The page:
Jean-Jacques Salomon starts by stating what he understands by the precautionary principle, which is all too frequently accused of paralysing the spirit of invention and innovation necessary for progress. He goes on to stress how important it is to have independent agencies capable of assessing advances in science and technology, given that the applications are, as we all know, becoming ever more ambivalent, their potential outcomes ranging from the best to the worst. Yet, as the former President of the CPRT argues, these agencies are misfits in the French political and institutional system, and the authorities therefore suspect them of wanting to hinder the projects drawn up by the orthodox civil service.
After explaining how the CPRT operated, illustrating his account with several particularly striking examples, Jean-Jacques Salomon describes how the Collège finally came to be closed down. In addition to this specific instance, he obviously also demonstrates clearly the French public authorities' desire to run everything their way without countenancing the slightest opposition, nor even accepting that their choices should be a matter for democratic debate, highly necessary though that is.
For more than half a century the motor car has been one of the success stories of French manufacturing industry. Even if it is no longer as true as it once was that "if Renault sneezes, France catches cold", now that services account for an ever larger share of the economy and the car industry is increasingly automated (today it accounts for only 1.3% of French jobs), the sector retains a symbolic importance in the public mind.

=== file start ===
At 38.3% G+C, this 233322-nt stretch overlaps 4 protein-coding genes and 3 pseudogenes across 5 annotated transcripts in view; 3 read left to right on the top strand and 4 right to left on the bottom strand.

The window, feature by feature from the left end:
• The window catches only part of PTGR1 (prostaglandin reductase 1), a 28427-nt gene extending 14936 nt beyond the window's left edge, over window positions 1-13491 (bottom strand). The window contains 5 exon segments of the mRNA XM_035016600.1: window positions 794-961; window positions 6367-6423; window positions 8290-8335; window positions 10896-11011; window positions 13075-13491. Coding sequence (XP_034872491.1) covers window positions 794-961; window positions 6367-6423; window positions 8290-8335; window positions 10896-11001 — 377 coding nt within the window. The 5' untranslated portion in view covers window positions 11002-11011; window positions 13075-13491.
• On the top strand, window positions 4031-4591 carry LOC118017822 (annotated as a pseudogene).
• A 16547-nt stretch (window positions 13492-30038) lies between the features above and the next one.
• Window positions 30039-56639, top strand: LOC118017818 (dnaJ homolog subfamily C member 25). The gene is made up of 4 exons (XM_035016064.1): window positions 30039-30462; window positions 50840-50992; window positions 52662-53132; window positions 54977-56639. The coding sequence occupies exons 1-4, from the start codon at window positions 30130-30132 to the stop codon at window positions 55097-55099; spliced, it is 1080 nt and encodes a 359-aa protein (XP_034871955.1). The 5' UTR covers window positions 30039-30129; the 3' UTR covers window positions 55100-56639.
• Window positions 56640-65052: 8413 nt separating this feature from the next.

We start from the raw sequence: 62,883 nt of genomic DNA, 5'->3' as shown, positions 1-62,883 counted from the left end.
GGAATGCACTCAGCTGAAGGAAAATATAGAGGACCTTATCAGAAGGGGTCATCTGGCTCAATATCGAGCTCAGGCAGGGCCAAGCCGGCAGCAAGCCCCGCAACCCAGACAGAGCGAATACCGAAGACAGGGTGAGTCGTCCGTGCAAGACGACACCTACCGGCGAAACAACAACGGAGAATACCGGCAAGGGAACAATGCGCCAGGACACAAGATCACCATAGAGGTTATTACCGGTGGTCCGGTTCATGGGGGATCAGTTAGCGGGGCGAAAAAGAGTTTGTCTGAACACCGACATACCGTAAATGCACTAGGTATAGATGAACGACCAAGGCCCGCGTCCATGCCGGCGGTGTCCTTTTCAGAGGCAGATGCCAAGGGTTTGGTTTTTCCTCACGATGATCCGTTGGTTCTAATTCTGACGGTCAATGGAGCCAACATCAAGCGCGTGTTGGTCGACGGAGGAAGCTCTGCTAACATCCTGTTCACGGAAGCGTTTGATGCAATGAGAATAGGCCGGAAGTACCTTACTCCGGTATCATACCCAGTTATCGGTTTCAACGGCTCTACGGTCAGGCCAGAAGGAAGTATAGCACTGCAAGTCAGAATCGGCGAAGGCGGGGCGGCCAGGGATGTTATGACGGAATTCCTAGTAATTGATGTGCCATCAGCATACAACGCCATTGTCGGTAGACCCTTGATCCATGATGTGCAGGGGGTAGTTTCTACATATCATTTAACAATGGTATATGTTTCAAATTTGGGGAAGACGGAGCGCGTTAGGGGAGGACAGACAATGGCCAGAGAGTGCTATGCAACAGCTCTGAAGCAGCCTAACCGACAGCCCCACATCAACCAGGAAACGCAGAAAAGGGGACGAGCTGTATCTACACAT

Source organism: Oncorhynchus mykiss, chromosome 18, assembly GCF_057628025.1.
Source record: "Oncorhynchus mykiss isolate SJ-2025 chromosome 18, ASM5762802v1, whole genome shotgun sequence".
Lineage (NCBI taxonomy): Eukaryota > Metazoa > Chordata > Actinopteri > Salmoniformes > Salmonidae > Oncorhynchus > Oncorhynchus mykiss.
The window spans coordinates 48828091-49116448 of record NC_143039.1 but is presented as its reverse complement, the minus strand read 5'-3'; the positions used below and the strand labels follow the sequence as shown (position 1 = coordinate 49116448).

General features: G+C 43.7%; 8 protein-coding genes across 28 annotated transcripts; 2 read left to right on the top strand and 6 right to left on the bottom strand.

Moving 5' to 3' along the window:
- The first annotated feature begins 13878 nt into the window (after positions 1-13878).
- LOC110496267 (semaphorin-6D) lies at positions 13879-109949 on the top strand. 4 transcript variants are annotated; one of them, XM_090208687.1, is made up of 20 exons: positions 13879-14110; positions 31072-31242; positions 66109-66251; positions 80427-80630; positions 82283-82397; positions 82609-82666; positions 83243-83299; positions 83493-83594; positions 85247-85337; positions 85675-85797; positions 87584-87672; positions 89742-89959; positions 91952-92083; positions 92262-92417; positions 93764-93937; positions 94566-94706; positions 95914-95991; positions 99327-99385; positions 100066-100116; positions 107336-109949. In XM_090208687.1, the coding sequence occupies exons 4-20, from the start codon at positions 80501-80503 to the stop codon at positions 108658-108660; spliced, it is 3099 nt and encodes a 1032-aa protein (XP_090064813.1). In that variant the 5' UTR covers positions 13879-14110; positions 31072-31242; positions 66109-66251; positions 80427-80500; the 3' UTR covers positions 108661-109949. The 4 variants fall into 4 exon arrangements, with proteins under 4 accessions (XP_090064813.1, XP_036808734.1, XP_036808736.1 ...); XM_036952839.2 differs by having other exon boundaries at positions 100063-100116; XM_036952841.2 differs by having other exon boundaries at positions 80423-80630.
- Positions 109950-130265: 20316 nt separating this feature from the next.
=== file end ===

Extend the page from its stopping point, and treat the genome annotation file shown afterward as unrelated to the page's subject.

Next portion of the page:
Nevertheless, as Pierre Bonnaure and Véronique Lamblin argue here, the car is changing rapidly, both outside and inside (with greater use of electronics). This is in response to the expectations of consumers, rising safety standards, environmental concerns, etc., and car manufacturers are therefore being forced to be more and more innovative. Added to this are the prospect of fossil fuel reserves running out, which raises the question of how vehicles should be powered in future, and the emergence on world markets quite soon of major vehicle manufacturers in developing countries such as China and India.
Against this background, competition is likely to be fierce and investment in research, especially, must no longer be put off, in France and more generally in the rest of Europe.
Tous nos modèles de développement reposent sur une exploitation intensive de ressources fossiles, le pétrole en particulier mais aussi le gaz naturel, le charbon et l’uranium. Or, les réserves sont limitées tandis que la consommation ne cesse d’augmenter. L’on a beau ricaner sur le rapport du Club de Rome de 1972 (dont le titre, en français, Halte à la croissance, était trompeur), le fait est là. Et l’envolée actuelle du prix du pétrole ne fait sans ...
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For almost two years now the strong Chinese demand for fossil and mineral raw materials regularly hits the headlines of the economic press because of the impact it has on prices. Nevertheless, the preoccupation of the media and of some people in the developed countries is quite recent, according to Jacques Varet.